Content Warning: Eating Disorders
Everyone who moves away from home has a reason behind it. Whether it be for adventure, to escape, for a change, or because you are running away or to something. Moving to Canberra was exciting, challenging, and ultimately, the best experience of my life so far. However, it has affected me in ways I did not think it would. When I moved away I thought I would leave all my troubles behind, like they were somehow glued to that place and this was a new stage of my life where they would no longer exist. Yet what I discovered is they didn’t go away, but became more a part of me than ever. I couldn’t leave my problems with a person, or a place or a moment in my life. The important things came with me – both the good and the bad – but ultimately, this helped me I realise who I am. When it’s just you, on your own, the things that matter won’t disappear despite how much we may want them to.
Thinking now, I was so naïve to believe that the eating disorder that had haunted my life for the past two years would magically vanish when I moved to college. I honestly thought that my problem lied with everything in 2016. I blamed it on the stress of school, my parents’ constant nagging, and the hospital system that caused anxiety over every new appointment. I blamed my unfortunately high metabolic rate which has always kept me overly lean. Together I could see the solution was so simple; leave and it will leave too. My body though, was not prepared to take on such a transition.
Everyone’s eating disorders are different and everyone has a different story and challenge. For me, I had never starved myself, but due to my high levels of activity and the nature of my busy lifestyle, my body had at times become unable to cope. This lead to a number of hospital admissions based off the medical instability of my heart rate and blood pressure. When I moved to Canberra, I was in denial about a problem I had because I believed it was a part of me but was somehow created by the external factors acting on me at home. Yet I soon discovered when I was left alone, the problem did not vanish and I didn’t have anyone to blame. It became my problem for the first time and it was that which honestly started to scare me.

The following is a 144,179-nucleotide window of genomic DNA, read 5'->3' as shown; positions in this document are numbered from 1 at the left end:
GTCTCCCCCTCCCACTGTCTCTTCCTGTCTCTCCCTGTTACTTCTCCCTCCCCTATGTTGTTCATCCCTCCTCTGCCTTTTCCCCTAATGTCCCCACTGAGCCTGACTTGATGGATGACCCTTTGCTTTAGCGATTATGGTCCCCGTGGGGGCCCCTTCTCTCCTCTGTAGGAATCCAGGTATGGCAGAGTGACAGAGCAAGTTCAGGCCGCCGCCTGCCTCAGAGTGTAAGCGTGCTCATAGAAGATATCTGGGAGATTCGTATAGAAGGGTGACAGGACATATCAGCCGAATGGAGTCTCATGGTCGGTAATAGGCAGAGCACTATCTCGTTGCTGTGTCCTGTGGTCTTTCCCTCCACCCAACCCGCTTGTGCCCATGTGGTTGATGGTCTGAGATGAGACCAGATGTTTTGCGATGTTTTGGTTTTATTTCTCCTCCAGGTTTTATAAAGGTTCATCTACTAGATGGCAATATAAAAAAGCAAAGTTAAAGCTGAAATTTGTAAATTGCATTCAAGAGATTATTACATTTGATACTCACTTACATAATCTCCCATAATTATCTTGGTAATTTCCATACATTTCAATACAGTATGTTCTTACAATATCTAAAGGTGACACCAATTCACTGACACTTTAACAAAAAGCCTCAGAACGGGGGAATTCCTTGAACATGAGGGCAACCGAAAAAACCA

Moving away is different for everyone. For me, the initial excitement of being on my own wore off as I looked down to see my body fading away. I was crying constantly, feeling lost and bereft of the desire to continue building social relationships. It was taking away everything good about moving and being independent and turning it into something negative. It was at this point I realised I couldn’t continue to let myself slip backwards and something needed to be done. Alone, with nobody else to blame, I looked at myself honestly and thought: You are a mess. It is time to change.
I think we all learn who we are when we move out of home. The identity we take away and the things we leave behind shows who we truly are. What we miss and what we don’t, tells us so much about ourselves. Don’t get too worried if you feel lost, it’s all in the journey of finding ourselves. And sometimes who we are, is the hardest thing to accept.
We acknowledge the Ngunnawal and Ngambri people, who are the Traditional Custodians of the land on which Woroni, Woroni Radio and Woroni TV are created, edited, published, printed and distributed. We pay our respects to Elders past and present and emerging. We acknowledge that the name Woroni was taken from the Wadi Wadi Nation without permission, and we are striving to do better for future reconciliation.